300 High School Students in Englewood Protest Over Grade Glitch

What to Know

  • About 300 students protested in the halls of Dwight Morrow High School because of a computer glitch that lowered their grade point averages
  • 10 employees, including the principal and six guidance counselors, were fired as a result of the error
  • The school superintendent defended the suspensions, saying he needs state specialists to figure out what went wrong in the system years ago

The Principal at a North Jersey high school was among 10 staff members suspended Thursday after an audit revealed a reported 3,000 changes or discrepancies with grades and graduation credits.

As many as 300 students at Engelwood's Dwight Morrow High School, worried about how the issue will affect college applications and transcripts, walked out of class Friday in protest, with some demanding the superintendent's firing.

"I have worked my butt off at the school for four years," said senior Ruby Maury-Jyun. "I've been working nonstop and trying to balance everything."

Superintendent Robert Kravitz said he became aware of transcript irregularities when some students and parents complained their grades were different than expected after records were moved from one report card system to a newer one.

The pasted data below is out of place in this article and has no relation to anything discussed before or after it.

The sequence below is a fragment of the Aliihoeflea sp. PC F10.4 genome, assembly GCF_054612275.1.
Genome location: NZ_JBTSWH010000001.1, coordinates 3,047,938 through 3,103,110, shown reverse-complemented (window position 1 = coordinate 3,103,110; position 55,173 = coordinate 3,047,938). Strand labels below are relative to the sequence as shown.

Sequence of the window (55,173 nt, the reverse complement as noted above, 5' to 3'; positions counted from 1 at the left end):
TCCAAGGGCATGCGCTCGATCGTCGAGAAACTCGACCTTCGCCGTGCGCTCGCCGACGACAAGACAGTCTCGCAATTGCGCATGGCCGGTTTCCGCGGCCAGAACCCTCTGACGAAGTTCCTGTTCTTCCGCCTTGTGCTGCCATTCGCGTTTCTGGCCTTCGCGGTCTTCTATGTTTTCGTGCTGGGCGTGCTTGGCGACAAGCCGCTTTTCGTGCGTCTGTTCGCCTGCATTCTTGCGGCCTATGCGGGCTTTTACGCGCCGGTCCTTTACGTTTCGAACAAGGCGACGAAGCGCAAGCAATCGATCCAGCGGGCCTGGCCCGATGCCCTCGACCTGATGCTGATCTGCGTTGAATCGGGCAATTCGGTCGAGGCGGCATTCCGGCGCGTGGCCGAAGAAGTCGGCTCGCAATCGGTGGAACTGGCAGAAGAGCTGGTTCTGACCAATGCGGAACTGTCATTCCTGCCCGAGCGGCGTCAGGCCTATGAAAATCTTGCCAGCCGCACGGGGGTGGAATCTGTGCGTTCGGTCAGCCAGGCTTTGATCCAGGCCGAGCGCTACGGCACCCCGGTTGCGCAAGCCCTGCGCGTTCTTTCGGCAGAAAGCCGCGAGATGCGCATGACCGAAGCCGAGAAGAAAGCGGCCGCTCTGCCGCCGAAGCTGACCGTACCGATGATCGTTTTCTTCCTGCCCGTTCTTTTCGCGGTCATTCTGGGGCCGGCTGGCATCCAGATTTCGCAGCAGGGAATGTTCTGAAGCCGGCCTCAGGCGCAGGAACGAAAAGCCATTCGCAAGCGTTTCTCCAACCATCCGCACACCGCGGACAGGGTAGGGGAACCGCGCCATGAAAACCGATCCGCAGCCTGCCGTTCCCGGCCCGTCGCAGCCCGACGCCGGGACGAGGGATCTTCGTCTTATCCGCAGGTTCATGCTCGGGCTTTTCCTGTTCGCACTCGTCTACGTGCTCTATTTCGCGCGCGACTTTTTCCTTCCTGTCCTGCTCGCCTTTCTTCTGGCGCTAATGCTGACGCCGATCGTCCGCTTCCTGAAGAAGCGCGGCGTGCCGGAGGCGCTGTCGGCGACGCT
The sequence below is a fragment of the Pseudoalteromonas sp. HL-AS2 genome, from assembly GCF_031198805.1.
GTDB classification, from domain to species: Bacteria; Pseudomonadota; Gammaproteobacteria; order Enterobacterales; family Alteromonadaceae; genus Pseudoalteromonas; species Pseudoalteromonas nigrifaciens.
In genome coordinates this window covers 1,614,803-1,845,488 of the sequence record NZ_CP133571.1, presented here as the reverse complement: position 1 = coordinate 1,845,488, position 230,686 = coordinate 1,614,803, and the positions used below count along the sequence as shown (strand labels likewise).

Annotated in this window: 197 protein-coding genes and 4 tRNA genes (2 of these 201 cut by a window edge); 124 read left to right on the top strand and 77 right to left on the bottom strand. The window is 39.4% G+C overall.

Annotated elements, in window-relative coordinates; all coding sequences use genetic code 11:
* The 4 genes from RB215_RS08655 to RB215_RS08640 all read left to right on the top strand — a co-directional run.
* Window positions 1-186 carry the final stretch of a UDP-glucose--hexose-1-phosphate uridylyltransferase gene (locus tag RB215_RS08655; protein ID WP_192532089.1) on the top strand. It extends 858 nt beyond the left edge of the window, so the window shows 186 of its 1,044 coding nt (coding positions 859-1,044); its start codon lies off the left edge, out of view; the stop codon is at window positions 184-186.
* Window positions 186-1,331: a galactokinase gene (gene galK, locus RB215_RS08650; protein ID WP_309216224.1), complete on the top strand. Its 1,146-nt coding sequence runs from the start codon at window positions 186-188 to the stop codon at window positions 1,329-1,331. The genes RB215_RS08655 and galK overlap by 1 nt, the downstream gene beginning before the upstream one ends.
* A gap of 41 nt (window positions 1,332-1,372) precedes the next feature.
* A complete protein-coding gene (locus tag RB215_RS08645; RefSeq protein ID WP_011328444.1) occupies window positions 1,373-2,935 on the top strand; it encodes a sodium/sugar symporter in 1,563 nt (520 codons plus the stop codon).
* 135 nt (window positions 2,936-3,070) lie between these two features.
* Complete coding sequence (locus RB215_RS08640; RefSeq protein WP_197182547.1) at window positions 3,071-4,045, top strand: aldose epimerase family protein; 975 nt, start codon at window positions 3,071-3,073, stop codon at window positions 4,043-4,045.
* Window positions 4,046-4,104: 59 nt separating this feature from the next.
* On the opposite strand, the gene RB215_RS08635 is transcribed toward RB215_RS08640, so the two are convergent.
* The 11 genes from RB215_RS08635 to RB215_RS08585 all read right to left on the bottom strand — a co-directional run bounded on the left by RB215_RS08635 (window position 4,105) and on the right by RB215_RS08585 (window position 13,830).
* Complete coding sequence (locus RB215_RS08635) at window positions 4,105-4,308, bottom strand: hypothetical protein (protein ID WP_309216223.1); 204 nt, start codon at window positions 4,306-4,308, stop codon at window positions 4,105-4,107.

The administrator explained that it could have been innocent entry mistakes or just plain incompetence, something that an audit, just now getting underway, should explain.

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Dwight Morrow Principal Peter Elbert, vice principal Joe Armental, director of school guidance Dr. Noel Gordon and a number of guidance counselors were among those suspended – another point of protest for students who need those counselors during this crucial college application time.

Senior Gamma Hammond says she missed the early admission deadline at Rutgers.

"I didn't want them to think that my grades were lower than they really are, because it's not my fault that they put in a weighing system that weighs my grades lower than they should be," she said.

Students unanimously agreed the counselors were not at fault. However, the superintendent defended the suspensions, saying he needs fresh eyes, including state specialists, to figure what went wrong going back several years.

Education officials say those suspended failed to make sure the grades were accurate after the district began using a new software.

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